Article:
DEAR JERRY: My question is about the Statler Brothers singing group. Is it true that one of the brothers killed himself some years back?
Is the group still around? Hope you can answer me!
Karen Stefanowicz, St. Petersburg, Fla.
DEAR KAREN: The Statlers' original tenor, Lew DeWitt, died about 13 years ago; however, the cause of death is listed as heart and kidney failure certainly not a suicide.
While still a teenager, doctors diagnosed Lew DeWitt with a very serious inflammatory lower intestine disease known as Crohn's.
Beginning in late 1981, problems related to Crohn's Disease forced Lew to step away from the group. His replacement, Jimmy Fortune remained with the quartet to the end. He is now recording as a solo artist.
Off and on in the mid-'80s, Lew DeWitt returned to the studio and stage, but health problems plagued him and eventually he gave up show business.
Lew died on August 15, 1990 of heart and kidney failure, both complications sometimes associated with Crohn's Disease.
For those unfamiliar with the group's history, there never have been any Statlers, brothers or otherwise, in the Statler Brothers.
The original lineup does, however, include two brothers: Harold Reid, Don Reid, Phil Balsley, and Lew DeWitt. From 1961 through '63, they performed using the name the Kingsmen. Then along came the monster hit “Louie Louie,” by another group named the Kingsmen.
Aware they could no longer be Kingsmen, their search for a new name ended when Harold Reid spotted a box of Statler brand tissues in a hotel room. From that sighting came the name Statler Brothers.
The Statler Brothers retired last year. Their final concert took place October 26, 2002 in Salem, Virginia.
DEAR JERRY: I was thrilled to learn from you about the first long playing album made, as well as the first 45 rpm singles released.
To carry that line of information further, would you have any idea which of the many thousands of 12-inch singles is the first one made?
One reason the 12-inch singles have been so popular in the clubs is the spread-out grooves allow for far greater reproduction of the bass. That is why they became known as Disco singles.
Whenever possible, I always choose a 12-inch single, with usually superior sound, over a 7-inch one.
The first one I ever bought is “I Love the Nightlife (Disco Round),” by Alicia Bridges, but I'll bet there are earlier ones around.
Don Eldridge, New Haven, Conn.
DEAR DON: “I Love the Nightlife (Disco Round)” is an early 12-incher, but the one I believe to be the first commercial single in the LP-size format came out a little over a year before Alicia Bridges.
In the spring of 1977, Salsoul Records issued a 12-inch single of “So Much for Love” by Moment of Truth, and until learning otherwise, this one is my pick for an honor that is very worthy of note.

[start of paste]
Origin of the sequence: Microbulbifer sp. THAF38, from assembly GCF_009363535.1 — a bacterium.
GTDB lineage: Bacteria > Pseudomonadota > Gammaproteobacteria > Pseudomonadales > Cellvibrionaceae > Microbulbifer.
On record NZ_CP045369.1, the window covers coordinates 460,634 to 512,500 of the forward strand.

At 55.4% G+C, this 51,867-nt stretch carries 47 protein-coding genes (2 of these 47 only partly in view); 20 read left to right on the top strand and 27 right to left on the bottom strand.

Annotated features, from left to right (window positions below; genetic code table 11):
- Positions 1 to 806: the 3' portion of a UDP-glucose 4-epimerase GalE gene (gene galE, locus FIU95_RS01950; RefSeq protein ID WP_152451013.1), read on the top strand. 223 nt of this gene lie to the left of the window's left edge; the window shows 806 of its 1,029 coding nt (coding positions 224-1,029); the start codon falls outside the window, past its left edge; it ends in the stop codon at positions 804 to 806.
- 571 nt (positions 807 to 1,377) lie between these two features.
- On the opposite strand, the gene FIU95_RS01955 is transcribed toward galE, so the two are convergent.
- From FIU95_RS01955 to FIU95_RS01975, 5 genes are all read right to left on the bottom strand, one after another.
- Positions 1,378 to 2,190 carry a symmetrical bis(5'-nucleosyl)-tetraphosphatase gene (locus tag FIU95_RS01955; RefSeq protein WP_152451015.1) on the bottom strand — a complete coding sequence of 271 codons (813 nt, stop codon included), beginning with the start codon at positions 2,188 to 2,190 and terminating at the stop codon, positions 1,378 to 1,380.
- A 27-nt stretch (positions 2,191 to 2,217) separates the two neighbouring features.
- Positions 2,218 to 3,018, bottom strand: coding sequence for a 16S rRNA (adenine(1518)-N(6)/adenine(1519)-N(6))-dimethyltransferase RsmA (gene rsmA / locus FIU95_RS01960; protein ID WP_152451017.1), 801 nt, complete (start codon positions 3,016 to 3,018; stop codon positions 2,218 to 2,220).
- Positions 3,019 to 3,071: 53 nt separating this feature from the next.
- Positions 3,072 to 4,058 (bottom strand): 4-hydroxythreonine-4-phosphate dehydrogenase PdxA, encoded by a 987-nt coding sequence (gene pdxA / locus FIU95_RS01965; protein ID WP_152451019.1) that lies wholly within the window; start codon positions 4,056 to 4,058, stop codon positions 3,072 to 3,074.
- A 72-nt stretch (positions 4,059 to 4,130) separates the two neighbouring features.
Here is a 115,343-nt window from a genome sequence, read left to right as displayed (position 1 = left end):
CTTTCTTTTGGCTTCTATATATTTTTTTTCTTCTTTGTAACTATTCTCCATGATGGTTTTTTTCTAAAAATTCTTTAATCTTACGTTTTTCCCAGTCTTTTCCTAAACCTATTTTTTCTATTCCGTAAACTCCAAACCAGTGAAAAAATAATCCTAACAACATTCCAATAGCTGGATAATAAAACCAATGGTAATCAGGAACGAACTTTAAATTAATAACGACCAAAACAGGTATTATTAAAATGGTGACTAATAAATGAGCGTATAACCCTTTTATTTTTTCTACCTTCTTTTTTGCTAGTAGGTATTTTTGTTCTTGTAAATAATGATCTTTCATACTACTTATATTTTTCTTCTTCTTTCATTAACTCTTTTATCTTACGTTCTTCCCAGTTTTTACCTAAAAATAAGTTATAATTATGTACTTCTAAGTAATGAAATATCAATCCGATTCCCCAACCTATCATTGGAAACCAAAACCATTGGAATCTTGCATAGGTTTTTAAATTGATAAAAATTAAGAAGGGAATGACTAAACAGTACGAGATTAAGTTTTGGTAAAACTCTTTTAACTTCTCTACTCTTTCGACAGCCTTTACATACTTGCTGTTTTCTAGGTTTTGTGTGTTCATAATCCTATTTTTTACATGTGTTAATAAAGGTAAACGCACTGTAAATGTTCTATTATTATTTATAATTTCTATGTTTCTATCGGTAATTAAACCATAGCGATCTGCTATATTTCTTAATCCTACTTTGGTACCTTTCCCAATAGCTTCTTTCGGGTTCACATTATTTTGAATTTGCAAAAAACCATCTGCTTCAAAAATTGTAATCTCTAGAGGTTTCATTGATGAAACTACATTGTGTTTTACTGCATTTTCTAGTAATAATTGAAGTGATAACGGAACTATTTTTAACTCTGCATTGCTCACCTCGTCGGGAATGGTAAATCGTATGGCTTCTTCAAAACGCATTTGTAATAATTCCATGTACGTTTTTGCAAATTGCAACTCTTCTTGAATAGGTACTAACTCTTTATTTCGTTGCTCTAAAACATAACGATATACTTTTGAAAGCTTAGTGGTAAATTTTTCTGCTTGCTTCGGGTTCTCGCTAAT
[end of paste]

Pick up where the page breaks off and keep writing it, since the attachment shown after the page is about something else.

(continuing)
You may be interested to know that I rate “I Love the Nightlife (Disco Round)” (Alicia Bridges) and “Born to Be Alive” (Patrick Hernandez) among the greatest Disco tracks ever.
DEAR JERRY: Seeing a remake on the shelves of “The Italian Job” film made me rent the 1960s original, starring the wonderful actor, Michael Caine.
The opening theme song is simply beautiful, and I'm hoping you can identify it. I know I have never heard it before.
By a Tony Bennett-like male vocalist, it is sung partly in Italian but mostly in English. Unfortunately, there are distracting background noises (car engines, etc.) on the film's soundtrack that I don't particularly need.
I must have it! Please help.
Sandi Erickson, Lancaster, Pa.
DEAR SANDI: Your mystery movie song is “On Days Like These,” by Matt Monro (Capitol 2588). It came out, without sports car sounds, on a single in 1969, the same year as “The Italian Job.”
While seemingly perfect for Adult Contemporary formats, this one did not chart for Monro. That is probably why you have never heard it.
Though a bit more difficult to locate, there is a soundtrack album of “The Italian Job” (Paramount PAS-5007), also released in 1969. Of course it also includes “On Days Like These” sans sound effects.
This and all the tunes in the movie are composed by Quincy Jones.
IZ ZAT SO? Matt Monro's “On Days Like These” is the first music heard in “The Italian Job” film, but it is the song that plays near the closing moments that has acquired a cult following.
Titled “Get A Bloomin' Move On,” a.k.a. “Self-Preservation Society,” it is a Cockney-laced composition performed by a group named, of all things, the Italian Job.